The hype around big data is certainly top of mind with executives at most companies today but what I am really seeing are companies finally making the connection between innovation and data. Data as a corporate asset is now getting the respect it deserves in terms of a business strategy to introduce new innovative products and services and improve business operations. The most advanced companies have C-level executives responsible for delivering top and bottom line results by managing their data assets to their maximum potential. The Chief Data Officer and Chief Analytics Officer own this responsibility and report directly to the CEO. (more…)
Has big data entered the “trough of disillusionment?” That’s what I’ve heard recently. Like many hyped up technology trends the trough can be deep and long as project failures accumulate, or for ‘hot’ trends that evolve and mature quickly the trough can be shallow and short, leading to broader and rapid adoption. Is the big data hype failing to deliver on its promise of increased revenue and competitive advantage for companies that leverage big data to introduce new products and services and improve business operations? Why is it that some big data projects fail to deliver on their promise? Svetlana Sicular, Research Director, Gartner points out in her blog Big Data is Falling into the Trough of Disillusionment that, “These [advanced client] organizations have fascinating ideas, but they are disappointed with a difficulty of figuring out reliable solutions.” There are several reasons why big data projects may fail to deliver on their promise: (more…)
In a recent webinar, Mark Smith, CEO at Ventana Research and David Lyle, vice president, Product Strategy at Informatica discussed: “Building the Business Case and Establishing the Fundamentals for Big Data Projects.” Mark pointed out that the second biggest barrier that impedes improving big data initiatives is that the “business case is not strong enough.” The first and third barriers respectively, were “lack of resources” and “no budget” which are also related to having a strong business case. In this context, Dave provided a simple formula from which to build the business case:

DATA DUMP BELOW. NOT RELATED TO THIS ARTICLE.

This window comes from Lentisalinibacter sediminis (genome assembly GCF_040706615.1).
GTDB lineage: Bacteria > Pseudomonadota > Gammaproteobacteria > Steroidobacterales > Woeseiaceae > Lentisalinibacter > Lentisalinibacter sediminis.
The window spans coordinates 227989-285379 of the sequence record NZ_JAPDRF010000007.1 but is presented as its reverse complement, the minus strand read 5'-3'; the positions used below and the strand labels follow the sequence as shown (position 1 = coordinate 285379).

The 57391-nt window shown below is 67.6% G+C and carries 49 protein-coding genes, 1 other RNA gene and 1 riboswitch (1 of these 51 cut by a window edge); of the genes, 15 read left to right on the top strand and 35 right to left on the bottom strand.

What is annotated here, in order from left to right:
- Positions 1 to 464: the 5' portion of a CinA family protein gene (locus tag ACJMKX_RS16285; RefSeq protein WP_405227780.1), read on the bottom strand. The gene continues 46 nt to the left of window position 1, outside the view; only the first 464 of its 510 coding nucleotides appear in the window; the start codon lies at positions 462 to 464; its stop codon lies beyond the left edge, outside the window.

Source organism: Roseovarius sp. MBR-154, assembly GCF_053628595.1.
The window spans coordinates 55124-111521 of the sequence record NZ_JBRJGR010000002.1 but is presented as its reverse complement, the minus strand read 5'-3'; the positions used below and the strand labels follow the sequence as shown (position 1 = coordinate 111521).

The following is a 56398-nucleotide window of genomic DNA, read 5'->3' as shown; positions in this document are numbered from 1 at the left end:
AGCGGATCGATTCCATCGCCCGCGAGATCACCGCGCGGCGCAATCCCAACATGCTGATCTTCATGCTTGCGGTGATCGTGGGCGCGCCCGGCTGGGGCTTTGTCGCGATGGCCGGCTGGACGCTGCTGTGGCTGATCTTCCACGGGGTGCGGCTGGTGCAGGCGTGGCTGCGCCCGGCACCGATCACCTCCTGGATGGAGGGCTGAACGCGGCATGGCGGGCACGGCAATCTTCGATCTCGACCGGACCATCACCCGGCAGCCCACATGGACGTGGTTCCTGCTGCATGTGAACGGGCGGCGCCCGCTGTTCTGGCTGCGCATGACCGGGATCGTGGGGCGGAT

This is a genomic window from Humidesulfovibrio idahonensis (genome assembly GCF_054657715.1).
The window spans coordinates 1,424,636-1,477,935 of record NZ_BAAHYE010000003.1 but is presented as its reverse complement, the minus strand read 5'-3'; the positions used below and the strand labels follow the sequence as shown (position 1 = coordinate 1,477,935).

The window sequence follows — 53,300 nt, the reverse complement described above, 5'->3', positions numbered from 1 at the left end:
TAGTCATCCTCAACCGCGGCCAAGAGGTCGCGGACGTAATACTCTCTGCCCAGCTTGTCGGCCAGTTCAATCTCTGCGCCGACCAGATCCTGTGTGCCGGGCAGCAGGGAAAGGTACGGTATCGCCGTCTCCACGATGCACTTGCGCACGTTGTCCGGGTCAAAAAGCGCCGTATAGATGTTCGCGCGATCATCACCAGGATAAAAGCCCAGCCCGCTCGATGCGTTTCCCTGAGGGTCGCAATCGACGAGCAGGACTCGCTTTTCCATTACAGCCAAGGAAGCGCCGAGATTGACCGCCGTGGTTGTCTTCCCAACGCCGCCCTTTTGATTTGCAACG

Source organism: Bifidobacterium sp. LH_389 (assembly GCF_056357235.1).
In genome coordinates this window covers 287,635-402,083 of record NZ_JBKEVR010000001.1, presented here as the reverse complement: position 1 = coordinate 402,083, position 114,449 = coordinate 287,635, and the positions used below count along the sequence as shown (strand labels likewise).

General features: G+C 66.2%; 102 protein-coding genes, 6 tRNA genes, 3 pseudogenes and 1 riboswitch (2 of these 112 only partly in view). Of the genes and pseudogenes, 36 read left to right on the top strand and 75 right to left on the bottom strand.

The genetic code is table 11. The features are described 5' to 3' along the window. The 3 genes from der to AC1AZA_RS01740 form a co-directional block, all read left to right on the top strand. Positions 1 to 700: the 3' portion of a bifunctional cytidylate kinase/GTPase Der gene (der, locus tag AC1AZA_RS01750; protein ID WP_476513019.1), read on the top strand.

Return on Big Data = Value of Big Data / Cost of Big Data (more…)
Informatica supports Agile Data Integration for Agile BI with best practices that encourage good data governance, facilitate business-IT collaboration, promote reuse & flexibility through data virtualization, and enable rapid prototyping and test-driven development. Organizations that want to successfully adopt Agile Data Integration should standardize on the following best practices and leverage Informatica 9.1 to streamline the data integration process, improve data governance, and provide a flexible data virtualization architecture.
1. The business and IT work efficiently and effectively to translate requirements and specifications into data services (more…)
Adopting Agile may require a cultural shift and in the beginning can be disruptive to an organization. However, as I mentioned in Part 1 of this blog series, Agile Data Integration holds the promise to increase chances of success, deliver projects faster, and reduce defects. Applying Lean principles within your organization can help ease the transition to Agile Data Integration. Lean is a set of principles first explored in the context of data integration by John Schmidt and David Lyle in their book on Lean Integration. First and foremost Lean recommends an organization focus on eliminating waste and optimizing the data integration process from the customers’ perspective. Agile Data Integration maximizes the business value of projects (e.g. Agile BI, Data Warehousing, Big Data Analytics, Data Migration, etc.) because you can get it right the first time by delivering exactly what the business needs when they need it. Break big projects into smaller more manageable deliverables so that you can incrementally deliver value to the business. Agile Data Integration also recommends the following: (more…)
Most organizations will admit that it takes much too long for the business to get the data they need. IT projects take too long to deliver — from the time business requirements are defined until the project go-live. With traditional waterfall-style project management there is a tendency to throw requirements and deliverables over the fence to the next phase so that by the time the project is delivered the business has moved on and the requirements may have changed. It is a well-known fact that most IT projects fail from the customers’ perspective. That doesn’t mean the project was not delivered but instead means that the project failed to deliver the expected business value. (more…)